MFA Exhibit Offers Quality ‘Conversation’

New photography exhibit sparks artistic dialogue by pairing celebrated images with lesser- known works

Courtesy Museum of Fine Arts, Boston

William Eggleston’s photo “Untitled, (Memphis)” is one of over 100 images currently on display at the MFA.

Normally, art lovers sneer at the sound of a whisper in museums. While this policy of strict silence is normal in most art institutions, the new “Conversations” photography exhibit at the Museum of Fine Arts (MFA),  which is on display until June 19, suggests a very different attitude toward artistic discussion. In fact, ‘conversations’ are encouraged, and are indeed the desired effect of the diverse and well-assembled collection of masterpieces.

Upon entering the first exhibit hall, one’s visual field is instantly filled with the vibrant colors and striking size of Thomas Struth’s “Audience 4,” a photograph which gives the viewer the impression of looking into a mirror. In this image, Struth depicts a group of people observing Michelangelo’s famous sculpture “David” in Florence’s Accademia Gallery. At first glance, it appears as though Struth was focusing on the crowd, rather than the work of art itself. But because of the camera’s angle, it becomes clear that the people in the photo are actually looking directly at the viewer, thus making the photograph’s beholder appear to be the true subject of the work.

Similarly intimate moments of observation are captured in other photographs throughout the exhibit. Most notable in this respect is Helen Levitt’s black and white image “New York,” which depicts three young children playing with masks on a tenement stoop in Manhattan. Levitt uses a right angle viewfinder in order to capture the candid moment without the children’s knowledge, yet the small girl’s mask appears to be staring directly at the camera. The mask may be looking at the camera but the young girl may not.. In this way, the photograph juxtaposes delicate, youthful innocence with the potential for secrecy and duplicity, a contrast which sparks further questions of perspective and intimacy.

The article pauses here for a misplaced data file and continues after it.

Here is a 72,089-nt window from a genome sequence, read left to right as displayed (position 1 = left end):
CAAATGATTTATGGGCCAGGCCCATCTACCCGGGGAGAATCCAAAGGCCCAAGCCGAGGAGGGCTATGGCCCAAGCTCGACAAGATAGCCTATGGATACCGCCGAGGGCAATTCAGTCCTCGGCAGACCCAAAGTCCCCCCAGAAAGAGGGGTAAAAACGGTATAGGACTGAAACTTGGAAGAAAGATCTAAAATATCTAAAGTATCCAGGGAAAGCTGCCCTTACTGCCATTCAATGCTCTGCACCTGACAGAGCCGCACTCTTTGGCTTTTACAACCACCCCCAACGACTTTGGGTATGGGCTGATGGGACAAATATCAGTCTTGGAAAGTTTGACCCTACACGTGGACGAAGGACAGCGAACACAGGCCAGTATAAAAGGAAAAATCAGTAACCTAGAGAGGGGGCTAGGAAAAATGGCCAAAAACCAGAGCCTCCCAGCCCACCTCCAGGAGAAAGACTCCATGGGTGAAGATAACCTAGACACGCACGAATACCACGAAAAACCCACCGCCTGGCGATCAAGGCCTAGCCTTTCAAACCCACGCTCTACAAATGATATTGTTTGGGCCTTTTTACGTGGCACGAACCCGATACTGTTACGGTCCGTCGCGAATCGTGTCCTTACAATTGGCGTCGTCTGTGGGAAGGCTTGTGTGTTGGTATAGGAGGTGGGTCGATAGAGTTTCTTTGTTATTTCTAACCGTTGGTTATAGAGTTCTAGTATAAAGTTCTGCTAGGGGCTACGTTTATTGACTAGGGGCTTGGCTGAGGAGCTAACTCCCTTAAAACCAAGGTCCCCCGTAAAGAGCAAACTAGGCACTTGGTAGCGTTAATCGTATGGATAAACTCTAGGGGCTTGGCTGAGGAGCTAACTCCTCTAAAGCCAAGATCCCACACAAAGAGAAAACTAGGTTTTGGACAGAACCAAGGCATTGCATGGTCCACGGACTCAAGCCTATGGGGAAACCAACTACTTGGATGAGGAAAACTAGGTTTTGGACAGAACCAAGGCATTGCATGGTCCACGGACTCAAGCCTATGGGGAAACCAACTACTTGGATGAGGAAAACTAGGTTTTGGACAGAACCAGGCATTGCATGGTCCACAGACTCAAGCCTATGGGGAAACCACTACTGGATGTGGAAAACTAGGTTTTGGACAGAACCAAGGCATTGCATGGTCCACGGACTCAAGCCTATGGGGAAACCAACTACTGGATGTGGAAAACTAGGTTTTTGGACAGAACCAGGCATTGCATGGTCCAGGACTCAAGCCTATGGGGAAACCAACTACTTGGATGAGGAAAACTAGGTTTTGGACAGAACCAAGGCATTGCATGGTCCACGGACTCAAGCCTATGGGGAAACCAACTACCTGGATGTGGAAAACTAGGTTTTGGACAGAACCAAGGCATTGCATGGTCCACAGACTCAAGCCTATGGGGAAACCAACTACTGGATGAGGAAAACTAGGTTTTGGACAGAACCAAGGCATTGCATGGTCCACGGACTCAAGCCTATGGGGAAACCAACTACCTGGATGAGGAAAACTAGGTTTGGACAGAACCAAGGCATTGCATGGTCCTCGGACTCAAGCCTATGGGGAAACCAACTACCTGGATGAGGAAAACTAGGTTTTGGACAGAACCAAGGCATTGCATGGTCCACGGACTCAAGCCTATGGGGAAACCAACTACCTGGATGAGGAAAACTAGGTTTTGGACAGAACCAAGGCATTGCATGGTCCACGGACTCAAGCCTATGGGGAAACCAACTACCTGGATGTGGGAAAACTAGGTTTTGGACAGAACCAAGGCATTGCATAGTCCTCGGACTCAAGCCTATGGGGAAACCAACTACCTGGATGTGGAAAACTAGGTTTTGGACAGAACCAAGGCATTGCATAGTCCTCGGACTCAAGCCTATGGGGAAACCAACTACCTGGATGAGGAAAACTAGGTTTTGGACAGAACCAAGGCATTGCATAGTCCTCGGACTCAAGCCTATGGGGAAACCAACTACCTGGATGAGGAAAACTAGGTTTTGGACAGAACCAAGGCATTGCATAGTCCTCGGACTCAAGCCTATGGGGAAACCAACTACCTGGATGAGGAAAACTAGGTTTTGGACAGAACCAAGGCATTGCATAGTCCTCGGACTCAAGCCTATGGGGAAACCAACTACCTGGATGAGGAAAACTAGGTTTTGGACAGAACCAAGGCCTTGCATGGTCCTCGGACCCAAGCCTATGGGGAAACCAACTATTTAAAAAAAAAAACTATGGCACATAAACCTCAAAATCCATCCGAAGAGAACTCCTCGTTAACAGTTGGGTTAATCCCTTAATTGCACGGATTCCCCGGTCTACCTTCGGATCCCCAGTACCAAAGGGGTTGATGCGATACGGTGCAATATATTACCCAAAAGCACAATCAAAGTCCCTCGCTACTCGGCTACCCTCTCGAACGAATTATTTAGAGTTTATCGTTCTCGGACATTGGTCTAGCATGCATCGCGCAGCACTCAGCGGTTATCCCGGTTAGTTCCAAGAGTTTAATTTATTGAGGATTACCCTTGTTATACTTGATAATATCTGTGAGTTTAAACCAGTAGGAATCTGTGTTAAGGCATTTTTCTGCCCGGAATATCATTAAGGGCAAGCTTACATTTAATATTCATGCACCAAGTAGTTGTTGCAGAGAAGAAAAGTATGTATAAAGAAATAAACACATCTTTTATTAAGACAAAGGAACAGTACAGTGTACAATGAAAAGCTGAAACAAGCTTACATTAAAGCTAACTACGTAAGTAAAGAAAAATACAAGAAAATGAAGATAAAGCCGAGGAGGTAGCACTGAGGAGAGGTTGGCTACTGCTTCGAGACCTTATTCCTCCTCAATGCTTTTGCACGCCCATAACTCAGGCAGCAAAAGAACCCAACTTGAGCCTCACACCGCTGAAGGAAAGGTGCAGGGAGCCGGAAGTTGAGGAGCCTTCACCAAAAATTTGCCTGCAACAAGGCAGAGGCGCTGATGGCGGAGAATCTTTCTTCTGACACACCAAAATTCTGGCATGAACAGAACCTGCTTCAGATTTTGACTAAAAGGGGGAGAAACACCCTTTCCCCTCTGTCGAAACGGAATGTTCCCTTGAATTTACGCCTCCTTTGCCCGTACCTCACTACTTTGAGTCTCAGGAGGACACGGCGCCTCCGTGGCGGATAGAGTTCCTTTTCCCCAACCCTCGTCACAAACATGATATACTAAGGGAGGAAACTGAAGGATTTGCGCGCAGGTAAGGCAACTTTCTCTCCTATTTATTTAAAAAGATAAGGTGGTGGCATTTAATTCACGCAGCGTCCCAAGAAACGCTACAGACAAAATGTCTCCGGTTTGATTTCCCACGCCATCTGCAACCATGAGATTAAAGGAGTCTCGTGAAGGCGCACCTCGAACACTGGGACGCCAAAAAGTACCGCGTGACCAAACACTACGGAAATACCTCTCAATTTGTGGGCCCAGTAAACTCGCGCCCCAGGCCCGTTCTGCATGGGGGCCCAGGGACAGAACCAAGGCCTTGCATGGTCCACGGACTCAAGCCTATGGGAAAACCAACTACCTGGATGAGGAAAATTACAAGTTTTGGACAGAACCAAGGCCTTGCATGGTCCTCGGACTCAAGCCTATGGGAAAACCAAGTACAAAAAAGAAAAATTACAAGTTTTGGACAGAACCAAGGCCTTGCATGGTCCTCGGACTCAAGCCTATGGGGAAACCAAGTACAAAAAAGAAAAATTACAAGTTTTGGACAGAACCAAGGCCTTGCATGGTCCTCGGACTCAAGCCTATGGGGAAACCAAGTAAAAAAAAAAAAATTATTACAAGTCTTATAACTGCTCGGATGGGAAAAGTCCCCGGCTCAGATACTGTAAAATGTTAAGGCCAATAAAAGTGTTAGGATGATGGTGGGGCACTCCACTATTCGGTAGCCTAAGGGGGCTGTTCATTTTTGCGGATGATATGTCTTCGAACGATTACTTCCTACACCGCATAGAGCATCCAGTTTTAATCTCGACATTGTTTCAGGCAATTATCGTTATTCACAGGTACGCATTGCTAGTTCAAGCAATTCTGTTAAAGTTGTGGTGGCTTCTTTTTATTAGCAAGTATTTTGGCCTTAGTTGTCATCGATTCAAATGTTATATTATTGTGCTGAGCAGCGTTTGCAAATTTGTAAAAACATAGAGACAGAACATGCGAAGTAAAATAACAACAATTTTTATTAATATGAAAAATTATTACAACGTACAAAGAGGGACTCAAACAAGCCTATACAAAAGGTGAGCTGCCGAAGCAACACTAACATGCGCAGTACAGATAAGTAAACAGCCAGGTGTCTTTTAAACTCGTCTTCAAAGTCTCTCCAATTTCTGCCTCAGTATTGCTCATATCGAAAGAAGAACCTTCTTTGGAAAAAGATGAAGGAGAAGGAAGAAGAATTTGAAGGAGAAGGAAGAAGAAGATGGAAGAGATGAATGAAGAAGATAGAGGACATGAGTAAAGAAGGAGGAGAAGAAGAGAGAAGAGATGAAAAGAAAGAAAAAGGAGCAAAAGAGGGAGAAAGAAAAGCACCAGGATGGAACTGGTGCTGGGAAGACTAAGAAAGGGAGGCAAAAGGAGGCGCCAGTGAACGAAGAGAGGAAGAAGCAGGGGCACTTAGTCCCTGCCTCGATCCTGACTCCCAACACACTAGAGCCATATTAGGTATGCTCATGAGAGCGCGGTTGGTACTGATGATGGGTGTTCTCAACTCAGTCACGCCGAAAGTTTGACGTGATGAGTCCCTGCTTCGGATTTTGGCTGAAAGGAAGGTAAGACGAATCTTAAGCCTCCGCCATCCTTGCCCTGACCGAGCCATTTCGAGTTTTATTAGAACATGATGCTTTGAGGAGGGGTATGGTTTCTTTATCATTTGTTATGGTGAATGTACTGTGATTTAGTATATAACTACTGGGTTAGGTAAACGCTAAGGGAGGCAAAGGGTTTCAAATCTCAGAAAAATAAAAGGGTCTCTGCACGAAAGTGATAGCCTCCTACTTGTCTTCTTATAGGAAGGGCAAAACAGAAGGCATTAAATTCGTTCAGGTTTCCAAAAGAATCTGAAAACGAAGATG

The dynamic collection of over 100 photographs was assembled with  careful consideration. Curators Anne Havinga and Karen Haas had access to the Bank of America collection, a significant corporate holding of photography, sculpture, textiles, and maps dating from the 18th century to the present.

The Bank of America collection traces its roots to the 1960s, when photography historians Beaumont and Nancy Newhall helped assemble the collection for The Exchange National Bank of Chicago, a former Bank of America institution. In doing so, the pair began a photography collection which would eventually contain samples of every major technological development occurring in the medium, from 19th-century salt prints to early 21st-century digital photos.


The exhibit features a broad array of photographic icons, boasting such names as Man Ray, Eugene Atget, and Irving Penn. Most compellingly, the works of these great masters are often paired with those by lesser known but equally skilled photographers. While the works of the major artists may be highly recognizable and pleasurable to view in their own right, the connections that emerge between the juxtaposed photographs are distinctive and purposeful, often offering to viewers a visual conversation starter.

One of the pairings emphasizes the strangeness in everyday life. William Eggleston’s colorful photograph of a tricycle entitled “Untitled, (Memphis)” is positioned next to Lee Friedlander’s black and white photo “T.V. in Hotel Room, Galax, Virginia,” which depicts a ghostlike child’s face on a television screen. Viewed side by side, these photographs call attention to the beautiful yet vaguely supernatural elements of everyday objects.

Landscapes and seascapes comprise a large portion of the exhibit, particularly the clever juxtaposition of “New York State” by Kenneth Josephson and “Seascape with Yacht and Tugboat, Normandy” by Gustave Le Gray. Le Gray’s photo, taken a decade earlier than Josephson’s, is an expansive and dramatic view of a boat on the ocean, but becomes even livelier when compared to Josephson’s version of an ocean view, which simply depicts his hand, holding a postcard of a boat. The presence of Josephson’s hand, a reminder of his role as the framer of the scene, emphasizes the power of photographers to inform the meaning of a place.

The “Conversations” exhibit is both fresh and familiar; iconic photographs are invigorated by their placement alongside less famous but no less powerful works. The exhibition does justice to its title, sparking dialogue among viewers. After the show at the MFA closes in June, this brilliant collection will depart for Europe—where the conversations, now in foreign tongues, will begin once more.